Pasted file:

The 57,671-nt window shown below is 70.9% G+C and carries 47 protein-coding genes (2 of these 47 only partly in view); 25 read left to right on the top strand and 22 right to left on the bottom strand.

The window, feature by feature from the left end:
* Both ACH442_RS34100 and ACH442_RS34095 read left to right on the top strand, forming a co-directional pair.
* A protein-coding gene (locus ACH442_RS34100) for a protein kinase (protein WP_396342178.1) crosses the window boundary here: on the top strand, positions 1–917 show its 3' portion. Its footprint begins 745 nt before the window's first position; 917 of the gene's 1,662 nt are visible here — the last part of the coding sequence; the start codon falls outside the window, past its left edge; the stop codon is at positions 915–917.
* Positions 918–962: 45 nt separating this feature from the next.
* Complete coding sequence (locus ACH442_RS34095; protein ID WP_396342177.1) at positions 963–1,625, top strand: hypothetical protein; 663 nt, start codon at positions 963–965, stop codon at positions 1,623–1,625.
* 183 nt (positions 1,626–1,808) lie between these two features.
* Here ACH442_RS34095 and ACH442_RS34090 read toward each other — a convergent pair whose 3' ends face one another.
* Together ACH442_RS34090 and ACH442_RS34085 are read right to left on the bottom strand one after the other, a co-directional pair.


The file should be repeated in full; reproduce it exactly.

The 57,671-nt window shown below is 70.9% G+C and carries 47 protein-coding genes (2 of these 47 only partly in view); 25 read left to right on the top strand and 22 right to left on the bottom strand.

The window, feature by feature from the left end:
* Both ACH442_RS34100 and ACH442_RS34095 read left to right on the top strand, forming a co-directional pair.
* A protein-coding gene (locus ACH442_RS34100) for a protein kinase (protein WP_396342178.1) crosses the window boundary here: on the top strand, positions 1–917 show its 3' portion. Its footprint begins 745 nt before the window's first position; 917 of the gene's 1,662 nt are visible here — the last part of the coding sequence; the start codon falls outside the window, past its left edge; the stop codon is at positions 915–917.
* Positions 918–962: 45 nt separating this feature from the next.
* Complete coding sequence (locus ACH442_RS34095; protein ID WP_396342177.1) at positions 963–1,625, top strand: hypothetical protein; 663 nt, start codon at positions 963–965, stop codon at positions 1,623–1,625.
* 183 nt (positions 1,626–1,808) lie between these two features.
* Here ACH442_RS34095 and ACH442_RS34090 read toward each other — a convergent pair whose 3' ends face one another.
* Together ACH442_RS34090 and ACH442_RS34085 are read right to left on the bottom strand one after the other, a co-directional pair.